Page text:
PHOENIX (AP) - Arizona voters will have to show identification after all to cast ballots next month.
The U.S. Supreme Court on Friday reversed a lower court injunction barring the state from implementing new rules requiring voters to show ID at the polls in the Nov. 7 General Election.
The Supreme Court's ruling was the latest and apparently final word on whether the voter ID requirement, first used statewide in the Sept. 12 primary election, would be in force in the general election.
A day before the primary, a federal judge ruled the state could enforce the law. But two weeks later, the 9th U.S. Circuit Court of Appeals blocked it from being used in the General Election. The state then appealed to the Supreme Court.
"This decision eliminates all confusion about what rules will be followed for the Nov. 7 General Election," Arizona Attorney General Terry Goddard said.
The justices cautioned that they were not issuing a ruling on the constitutionality of Arizona's law. "As we have noted, the facts in these cases are hotly contested," the court said in an unsigned five-page opinion released in Washington.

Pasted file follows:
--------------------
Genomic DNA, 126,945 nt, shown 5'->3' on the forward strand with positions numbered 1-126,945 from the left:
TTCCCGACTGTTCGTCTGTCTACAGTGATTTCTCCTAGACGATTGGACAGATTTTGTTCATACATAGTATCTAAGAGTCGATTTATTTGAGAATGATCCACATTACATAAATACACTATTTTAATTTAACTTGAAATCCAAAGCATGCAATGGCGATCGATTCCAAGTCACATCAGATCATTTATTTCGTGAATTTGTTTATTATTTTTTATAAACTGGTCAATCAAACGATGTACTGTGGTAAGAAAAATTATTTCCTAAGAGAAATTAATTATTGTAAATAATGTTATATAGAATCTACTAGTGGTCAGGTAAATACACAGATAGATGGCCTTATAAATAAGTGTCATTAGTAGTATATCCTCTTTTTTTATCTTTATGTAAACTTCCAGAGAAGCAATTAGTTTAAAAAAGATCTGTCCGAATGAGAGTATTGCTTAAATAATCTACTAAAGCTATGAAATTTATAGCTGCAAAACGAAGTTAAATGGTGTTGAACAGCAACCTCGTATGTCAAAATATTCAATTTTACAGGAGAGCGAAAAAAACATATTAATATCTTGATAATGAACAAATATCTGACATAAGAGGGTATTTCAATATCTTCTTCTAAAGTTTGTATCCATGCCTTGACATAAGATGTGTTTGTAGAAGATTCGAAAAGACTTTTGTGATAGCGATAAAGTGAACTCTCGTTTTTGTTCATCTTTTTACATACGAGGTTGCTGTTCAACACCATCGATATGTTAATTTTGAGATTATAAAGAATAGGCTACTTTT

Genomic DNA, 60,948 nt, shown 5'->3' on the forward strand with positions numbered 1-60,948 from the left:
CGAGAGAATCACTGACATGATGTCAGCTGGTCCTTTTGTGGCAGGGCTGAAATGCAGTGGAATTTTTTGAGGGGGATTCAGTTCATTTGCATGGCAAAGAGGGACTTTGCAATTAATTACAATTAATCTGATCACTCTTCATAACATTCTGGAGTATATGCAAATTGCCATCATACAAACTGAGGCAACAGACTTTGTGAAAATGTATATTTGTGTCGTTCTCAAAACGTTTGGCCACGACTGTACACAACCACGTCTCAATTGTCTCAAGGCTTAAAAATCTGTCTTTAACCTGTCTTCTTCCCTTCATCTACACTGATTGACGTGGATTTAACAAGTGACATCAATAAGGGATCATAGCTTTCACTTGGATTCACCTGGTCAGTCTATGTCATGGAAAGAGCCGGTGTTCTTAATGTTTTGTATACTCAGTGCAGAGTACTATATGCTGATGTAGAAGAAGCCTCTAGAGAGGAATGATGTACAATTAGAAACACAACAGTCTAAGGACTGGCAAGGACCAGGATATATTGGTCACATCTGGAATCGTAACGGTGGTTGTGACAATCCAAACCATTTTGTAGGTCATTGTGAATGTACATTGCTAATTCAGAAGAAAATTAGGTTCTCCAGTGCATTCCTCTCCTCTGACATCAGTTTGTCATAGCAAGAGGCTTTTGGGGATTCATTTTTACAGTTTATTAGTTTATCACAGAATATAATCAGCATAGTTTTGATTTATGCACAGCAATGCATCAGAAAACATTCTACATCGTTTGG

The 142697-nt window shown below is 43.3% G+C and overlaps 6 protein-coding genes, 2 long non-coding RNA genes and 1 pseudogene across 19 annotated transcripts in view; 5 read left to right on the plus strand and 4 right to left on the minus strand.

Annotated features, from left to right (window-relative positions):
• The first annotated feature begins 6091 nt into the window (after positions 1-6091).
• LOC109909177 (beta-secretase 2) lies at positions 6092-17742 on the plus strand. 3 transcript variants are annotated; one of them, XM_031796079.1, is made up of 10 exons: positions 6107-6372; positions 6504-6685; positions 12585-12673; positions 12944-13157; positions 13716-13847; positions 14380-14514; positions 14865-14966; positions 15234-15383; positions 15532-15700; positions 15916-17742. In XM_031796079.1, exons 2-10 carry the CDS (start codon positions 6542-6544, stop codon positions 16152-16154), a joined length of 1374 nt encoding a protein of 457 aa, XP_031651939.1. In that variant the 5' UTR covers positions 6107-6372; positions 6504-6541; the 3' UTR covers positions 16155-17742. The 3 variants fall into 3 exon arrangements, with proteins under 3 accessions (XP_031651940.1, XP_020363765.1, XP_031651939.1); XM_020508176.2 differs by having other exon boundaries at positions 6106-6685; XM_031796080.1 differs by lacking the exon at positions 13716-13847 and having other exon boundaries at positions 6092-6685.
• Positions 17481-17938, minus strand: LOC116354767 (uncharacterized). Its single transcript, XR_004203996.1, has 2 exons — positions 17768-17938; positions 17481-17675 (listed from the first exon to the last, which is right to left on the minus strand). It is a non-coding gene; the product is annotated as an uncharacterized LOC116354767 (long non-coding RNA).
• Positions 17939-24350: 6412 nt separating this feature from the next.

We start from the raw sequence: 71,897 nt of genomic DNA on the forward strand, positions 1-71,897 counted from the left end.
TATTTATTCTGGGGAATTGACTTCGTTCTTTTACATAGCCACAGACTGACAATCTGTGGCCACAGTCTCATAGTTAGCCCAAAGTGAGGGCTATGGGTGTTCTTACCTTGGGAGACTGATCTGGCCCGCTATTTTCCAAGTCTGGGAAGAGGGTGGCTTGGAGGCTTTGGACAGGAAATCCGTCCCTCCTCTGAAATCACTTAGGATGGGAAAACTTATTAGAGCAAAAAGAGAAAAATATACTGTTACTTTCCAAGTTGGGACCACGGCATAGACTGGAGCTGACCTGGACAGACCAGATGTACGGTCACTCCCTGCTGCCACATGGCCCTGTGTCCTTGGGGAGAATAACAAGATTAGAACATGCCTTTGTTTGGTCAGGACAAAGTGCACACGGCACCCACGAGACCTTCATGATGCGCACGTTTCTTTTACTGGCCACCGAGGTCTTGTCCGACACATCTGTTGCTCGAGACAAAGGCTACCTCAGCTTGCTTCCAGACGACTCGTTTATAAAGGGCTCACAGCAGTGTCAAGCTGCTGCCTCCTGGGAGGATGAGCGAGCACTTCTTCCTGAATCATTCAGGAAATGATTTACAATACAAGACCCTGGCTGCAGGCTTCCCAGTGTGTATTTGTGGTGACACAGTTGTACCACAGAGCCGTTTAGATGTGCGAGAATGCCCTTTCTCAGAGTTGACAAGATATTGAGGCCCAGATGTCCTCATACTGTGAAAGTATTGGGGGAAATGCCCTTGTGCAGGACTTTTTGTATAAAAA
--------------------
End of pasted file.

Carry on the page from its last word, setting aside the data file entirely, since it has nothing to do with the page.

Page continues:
The ruling on part of Proposition 200 merely allows the Nov. 7 election to proceed with the identification requirements in place.
Federal courts still will have to resolve a lawsuit contending that the law will disenfranchise numerous voters, particularly the elderly and minorities.
Courts in Georgia and Missouri have blocked similar laws.
In response to the ruling, Allen Tempert, Mohave County elections director, said "We are, right now, two and a half weeks away from the election. From this minute, all people who register will be required to prove citizenship. Fortunately, in anticipation of a possible court reversal of the Ninth Circuit, we have continued to train poll workers in both directions. We were prepared, and the poll workers who worked the last election were trained very thoroughly and will continue to be trained to handle the identification requirements mandated by the 2004 Proposition 200.
"Once again, the court has ruled," he said. "This time it is the country's highest court. We will follow the law's requirements."